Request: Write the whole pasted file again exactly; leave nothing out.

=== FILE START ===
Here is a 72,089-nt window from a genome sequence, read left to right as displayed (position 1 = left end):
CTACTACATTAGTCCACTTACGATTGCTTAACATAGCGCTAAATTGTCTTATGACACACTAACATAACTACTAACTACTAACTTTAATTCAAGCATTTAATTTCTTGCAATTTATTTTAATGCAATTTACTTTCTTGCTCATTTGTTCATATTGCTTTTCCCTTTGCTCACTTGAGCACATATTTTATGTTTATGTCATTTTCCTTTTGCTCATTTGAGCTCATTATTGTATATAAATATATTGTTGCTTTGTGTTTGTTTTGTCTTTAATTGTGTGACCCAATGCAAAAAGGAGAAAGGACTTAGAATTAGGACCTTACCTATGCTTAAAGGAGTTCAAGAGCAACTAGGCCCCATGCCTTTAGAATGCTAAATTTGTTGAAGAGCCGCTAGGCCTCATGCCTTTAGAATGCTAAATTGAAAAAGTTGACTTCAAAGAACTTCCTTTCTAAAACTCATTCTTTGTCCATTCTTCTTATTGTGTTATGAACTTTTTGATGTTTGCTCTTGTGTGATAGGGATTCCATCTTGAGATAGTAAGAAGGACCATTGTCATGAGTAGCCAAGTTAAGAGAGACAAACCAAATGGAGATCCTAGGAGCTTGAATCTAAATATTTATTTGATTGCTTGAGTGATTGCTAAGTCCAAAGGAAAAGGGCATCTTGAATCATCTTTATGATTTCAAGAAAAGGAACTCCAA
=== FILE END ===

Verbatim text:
Here is a 72,089-nt window from a genome sequence, read left to right as displayed (position 1 = left end):
CTACTACATTAGTCCACTTACGATTGCTTAACATAGCGCTAAATTGTCTTATGACACACTAACATAACTACTAACTACTAACTTTAATTCAAGCATTTAATTTCTTGCAATTTATTTTAATGCAATTTACTTTCTTGCTCATTTGTTCATATTGCTTTTCCCTTTGCTCACTTGAGCACATATTTTATGTTTATGTCATTTTCCTTTTGCTCATTTGAGCTCATTATTGTATATAAATATATTGTTGCTTTGTGTTTGTTTTGTCTTTAATTGTGTGACCCAATGCAAAAAGGAGAAAGGACTTAGAATTAGGACCTTACCTATGCTTAAAGGAGTTCAAGAGCAACTAGGCCCCATGCCTTTAGAATGCTAAATTTGTTGAAGAGCCGCTAGGCCTCATGCCTTTAGAATGCTAAATTGAAAAAGTTGACTTCAAAGAACTTCCTTTCTAAAACTCATTCTTTGTCCATTCTTCTTATTGTGTTATGAACTTTTTGATGTTTGCTCTTGTGTGATAGGGATTCCATCTTGAGATAGTAAGAAGGACCATTGTCATGAGTAGCCAAGTTAAGAGAGACAAACCAAATGGAGATCCTAGGAGCTTGAATCTAAATATTTATTTGATTGCTTGAGTGATTGCTAAGTCCAAAGGAAAAGGGCATCTTGAATCATCTTTATGATTTCAAGAAAAGGAACTCCAA